15. Once it looks less lumpy, you can move it onto a lightly floured surface and knead for several minutes until smooth. Side note: when I was making this, I struggled because the original recipe I was working from called for a cup less flour, which made the dough a sticky, impossible mess. I think with the added cup in my version it should be more manageable, but feel free to add some more flour, a little at a time. To help with sticking, I coated my hands in olive oil instead of the usual flour. I think this ultimately made the bread more moist and delicious. I also split the dough in two pieces and kneaded separately, which made it more manageable and less exhausting to knead.
  16. Knead the nut/fruit/lemon mixture into one of the dough balls and the nut/chocolate/orange into the other. Place each into their respective greased bowls and cover with plastic wrap or a damp tea towel. Allow to rise in a warm place for 1-2 hours, until doubled in size.
  17. Grease the containers the dough will be baked in.
  18. After the first rise, separate into small even-sized pieces to fit the containers you are using (unless you are baking as one big loaf).
  19. Roll the pieces into balls before pressing into the containers. The dough should fill about half the container or less.
  20. Let rise again for 30 minutes to an hour in a warm place. They don’t have to be covered for this rise, but if you do want to cover, make sure to grease the plastic wrap so you don’t collapse the rise when removing it.
  21. When fully risen, your dough should be fairly tall over the rim of your container. You can brush the top with non-dairy milk if you’d like.
  22. Bake the bread for 30-35 minutes at 350 degrees Fahrenheit if making ramekin-sized breads like I did, or up to 45 minutes if baking a large loaf. I believe my ceramic containers made the sides of my bread softer than they would be in a traditional pan or paper, so I extended the time a little bit.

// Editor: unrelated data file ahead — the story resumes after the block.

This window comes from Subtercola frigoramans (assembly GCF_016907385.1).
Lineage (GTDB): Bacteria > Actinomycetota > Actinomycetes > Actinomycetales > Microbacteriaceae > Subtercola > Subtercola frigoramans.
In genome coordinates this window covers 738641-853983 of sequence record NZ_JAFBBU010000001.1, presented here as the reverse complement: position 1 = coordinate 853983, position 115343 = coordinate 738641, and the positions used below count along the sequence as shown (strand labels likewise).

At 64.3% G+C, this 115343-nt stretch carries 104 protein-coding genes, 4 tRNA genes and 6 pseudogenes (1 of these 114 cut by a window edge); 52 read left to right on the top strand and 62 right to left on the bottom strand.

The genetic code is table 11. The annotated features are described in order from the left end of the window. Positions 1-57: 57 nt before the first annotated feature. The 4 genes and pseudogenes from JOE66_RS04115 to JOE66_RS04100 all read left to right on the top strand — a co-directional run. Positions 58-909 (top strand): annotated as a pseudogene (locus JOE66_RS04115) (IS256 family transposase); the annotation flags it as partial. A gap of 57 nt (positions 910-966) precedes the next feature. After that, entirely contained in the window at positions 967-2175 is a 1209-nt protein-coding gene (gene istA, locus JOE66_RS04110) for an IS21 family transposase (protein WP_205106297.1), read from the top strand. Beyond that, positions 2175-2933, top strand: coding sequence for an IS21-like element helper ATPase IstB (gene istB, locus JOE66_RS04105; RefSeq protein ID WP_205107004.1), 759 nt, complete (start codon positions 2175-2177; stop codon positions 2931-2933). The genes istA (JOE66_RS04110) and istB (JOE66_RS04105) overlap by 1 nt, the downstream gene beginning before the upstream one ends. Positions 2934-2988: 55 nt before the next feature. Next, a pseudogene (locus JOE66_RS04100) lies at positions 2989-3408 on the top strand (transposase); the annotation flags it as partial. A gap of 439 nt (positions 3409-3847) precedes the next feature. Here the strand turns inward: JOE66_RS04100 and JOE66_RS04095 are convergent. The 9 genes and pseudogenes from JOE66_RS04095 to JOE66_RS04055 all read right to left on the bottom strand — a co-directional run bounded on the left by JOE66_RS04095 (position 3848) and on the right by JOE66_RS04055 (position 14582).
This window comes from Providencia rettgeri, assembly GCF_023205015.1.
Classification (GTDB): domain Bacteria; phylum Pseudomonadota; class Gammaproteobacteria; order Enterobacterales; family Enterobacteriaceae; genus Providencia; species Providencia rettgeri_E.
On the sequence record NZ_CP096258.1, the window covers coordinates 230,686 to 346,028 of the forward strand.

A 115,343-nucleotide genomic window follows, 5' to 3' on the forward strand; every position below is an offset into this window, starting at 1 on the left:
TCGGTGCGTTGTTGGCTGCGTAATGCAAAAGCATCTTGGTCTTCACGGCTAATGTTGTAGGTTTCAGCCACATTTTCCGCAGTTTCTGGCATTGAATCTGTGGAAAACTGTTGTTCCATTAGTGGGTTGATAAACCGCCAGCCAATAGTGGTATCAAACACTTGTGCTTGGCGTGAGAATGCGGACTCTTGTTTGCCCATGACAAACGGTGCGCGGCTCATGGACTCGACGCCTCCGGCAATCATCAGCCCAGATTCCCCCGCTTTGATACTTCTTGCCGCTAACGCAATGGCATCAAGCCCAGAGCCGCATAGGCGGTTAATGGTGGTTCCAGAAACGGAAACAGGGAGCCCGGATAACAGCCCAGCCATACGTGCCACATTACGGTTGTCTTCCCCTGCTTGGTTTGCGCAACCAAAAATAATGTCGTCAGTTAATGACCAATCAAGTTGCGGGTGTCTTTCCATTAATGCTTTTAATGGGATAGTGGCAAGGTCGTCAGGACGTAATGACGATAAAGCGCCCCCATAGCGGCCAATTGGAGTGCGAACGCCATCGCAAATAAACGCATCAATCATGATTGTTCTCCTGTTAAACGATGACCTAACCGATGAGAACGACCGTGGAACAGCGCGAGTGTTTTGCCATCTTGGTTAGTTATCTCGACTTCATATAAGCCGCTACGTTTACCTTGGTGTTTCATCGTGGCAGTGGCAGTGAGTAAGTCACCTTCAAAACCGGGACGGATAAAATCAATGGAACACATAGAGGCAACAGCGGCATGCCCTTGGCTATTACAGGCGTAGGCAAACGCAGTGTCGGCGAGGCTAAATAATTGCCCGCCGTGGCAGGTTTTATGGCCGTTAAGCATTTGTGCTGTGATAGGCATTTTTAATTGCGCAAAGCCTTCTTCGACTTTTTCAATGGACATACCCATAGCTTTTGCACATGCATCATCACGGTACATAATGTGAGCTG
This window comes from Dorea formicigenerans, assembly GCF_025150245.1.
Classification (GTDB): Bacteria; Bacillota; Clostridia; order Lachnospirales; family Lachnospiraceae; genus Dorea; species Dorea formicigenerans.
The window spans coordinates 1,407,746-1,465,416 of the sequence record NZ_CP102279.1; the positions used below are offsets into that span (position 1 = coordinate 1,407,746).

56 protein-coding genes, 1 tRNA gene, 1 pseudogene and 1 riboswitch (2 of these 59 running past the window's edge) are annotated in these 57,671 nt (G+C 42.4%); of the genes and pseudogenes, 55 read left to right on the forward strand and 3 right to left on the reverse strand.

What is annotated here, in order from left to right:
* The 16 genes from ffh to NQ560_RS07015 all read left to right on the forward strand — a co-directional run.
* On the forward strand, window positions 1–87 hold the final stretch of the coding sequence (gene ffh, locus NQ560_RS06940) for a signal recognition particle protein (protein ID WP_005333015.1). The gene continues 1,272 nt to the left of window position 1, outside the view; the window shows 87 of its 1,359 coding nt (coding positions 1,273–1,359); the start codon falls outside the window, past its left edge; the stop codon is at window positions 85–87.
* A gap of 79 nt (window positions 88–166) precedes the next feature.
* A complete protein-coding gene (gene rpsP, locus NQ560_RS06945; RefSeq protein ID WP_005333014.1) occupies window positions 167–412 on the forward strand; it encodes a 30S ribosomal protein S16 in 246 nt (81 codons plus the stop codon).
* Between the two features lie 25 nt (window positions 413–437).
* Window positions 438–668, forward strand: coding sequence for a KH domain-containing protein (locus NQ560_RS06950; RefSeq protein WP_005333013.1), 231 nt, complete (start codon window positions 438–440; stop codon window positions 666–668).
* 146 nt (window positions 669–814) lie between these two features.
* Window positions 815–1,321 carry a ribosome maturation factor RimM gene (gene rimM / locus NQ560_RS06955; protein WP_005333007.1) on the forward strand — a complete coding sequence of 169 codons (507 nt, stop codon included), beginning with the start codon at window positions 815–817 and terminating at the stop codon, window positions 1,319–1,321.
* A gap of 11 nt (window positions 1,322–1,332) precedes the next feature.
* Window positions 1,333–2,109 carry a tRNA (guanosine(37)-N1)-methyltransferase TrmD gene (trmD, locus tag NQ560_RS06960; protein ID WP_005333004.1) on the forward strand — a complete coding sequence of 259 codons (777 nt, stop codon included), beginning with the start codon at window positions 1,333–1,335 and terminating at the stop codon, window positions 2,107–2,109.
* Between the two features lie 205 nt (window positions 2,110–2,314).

23. Allow to cool completely, transferring to a cooling rack.
  24. You can sprinkle powdered sugar on top for presentation, or if you want to go all out you can decorate with more dried fruits or a chocolate glaze.
  25. Serve this bread sliced like a cake within a couple of days, as home-baked panettone doesn’t last nearly as long as the store bought.


Vegan Panettone: Finished
The finished product (and Zartan).

I hope you enjoy this recipe and have a fantastic holiday season!

Kate Glenn


Kate Glenn grew up in Fairport, New York and works as an Assistant Manager for the produce department at Honest Weight Food Co-Op in Albany, NY. A creative and dedicated vegan home cook, Kate also enjoys yoga, running, and interval training.

  1. I’m in the middle of making this – dough is rising in containers for the final oven bake – and everything has worked out perfectly so far thanks to your instructions! Touch wood, I still have time to mess it up… I’m so excited to have panettone for the first time since becoming vegan 5+ years ago! Thanks for this :)